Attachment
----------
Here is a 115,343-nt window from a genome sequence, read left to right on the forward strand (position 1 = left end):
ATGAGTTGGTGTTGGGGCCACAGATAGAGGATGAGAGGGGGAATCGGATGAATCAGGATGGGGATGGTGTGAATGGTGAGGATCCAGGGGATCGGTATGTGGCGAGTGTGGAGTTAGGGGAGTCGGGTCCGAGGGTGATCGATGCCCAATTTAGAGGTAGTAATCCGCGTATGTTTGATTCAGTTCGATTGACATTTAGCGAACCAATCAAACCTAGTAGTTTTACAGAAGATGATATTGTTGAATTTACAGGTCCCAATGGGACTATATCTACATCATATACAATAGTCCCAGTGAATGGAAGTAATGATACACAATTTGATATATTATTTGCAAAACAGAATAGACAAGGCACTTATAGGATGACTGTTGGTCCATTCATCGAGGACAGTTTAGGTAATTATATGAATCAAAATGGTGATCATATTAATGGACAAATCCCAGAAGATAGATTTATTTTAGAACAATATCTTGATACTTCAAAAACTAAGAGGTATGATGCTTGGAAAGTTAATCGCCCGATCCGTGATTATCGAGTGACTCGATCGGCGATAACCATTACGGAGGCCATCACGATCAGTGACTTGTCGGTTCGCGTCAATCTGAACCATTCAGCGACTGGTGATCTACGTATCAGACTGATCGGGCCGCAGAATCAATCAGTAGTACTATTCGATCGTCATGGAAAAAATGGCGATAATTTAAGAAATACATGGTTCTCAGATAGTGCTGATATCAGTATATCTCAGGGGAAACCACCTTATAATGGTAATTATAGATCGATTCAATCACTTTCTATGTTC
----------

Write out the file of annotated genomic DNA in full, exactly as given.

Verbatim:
Here is a 115,343-nt window from a genome sequence, read left to right on the forward strand (position 1 = left end):
ATGAGTTGGTGTTGGGGCCACAGATAGAGGATGAGAGGGGGAATCGGATGAATCAGGATGGGGATGGTGTGAATGGTGAGGATCCAGGGGATCGGTATGTGGCGAGTGTGGAGTTAGGGGAGTCGGGTCCGAGGGTGATCGATGCCCAATTTAGAGGTAGTAATCCGCGTATGTTTGATTCAGTTCGATTGACATTTAGCGAACCAATCAAACCTAGTAGTTTTACAGAAGATGATATTGTTGAATTTACAGGTCCCAATGGGACTATATCTACATCATATACAATAGTCCCAGTGAATGGAAGTAATGATACACAATTTGATATATTATTTGCAAAACAGAATAGACAAGGCACTTATAGGATGACTGTTGGTCCATTCATCGAGGACAGTTTAGGTAATTATATGAATCAAAATGGTGATCATATTAATGGACAAATCCCAGAAGATAGATTTATTTTAGAACAATATCTTGATACTTCAAAAACTAAGAGGTATGATGCTTGGAAAGTTAATCGCCCGATCCGTGATTATCGAGTGACTCGATCGGCGATAACCATTACGGAGGCCATCACGATCAGTGACTTGTCGGTTCGCGTCAATCTGAACCATTCAGCGACTGGTGATCTACGTATCAGACTGATCGGGCCGCAGAATCAATCAGTAGTACTATTCGATCGTCATGGAAAAAATGGCGATAATTTAAGAAATACATGGTTCTCAGATAGTGCTGATATCAGTATATCTCAGGGGAAACCACCTTATAATGGTAATTATAGATCGATTCAATCACTTTCTATGTTC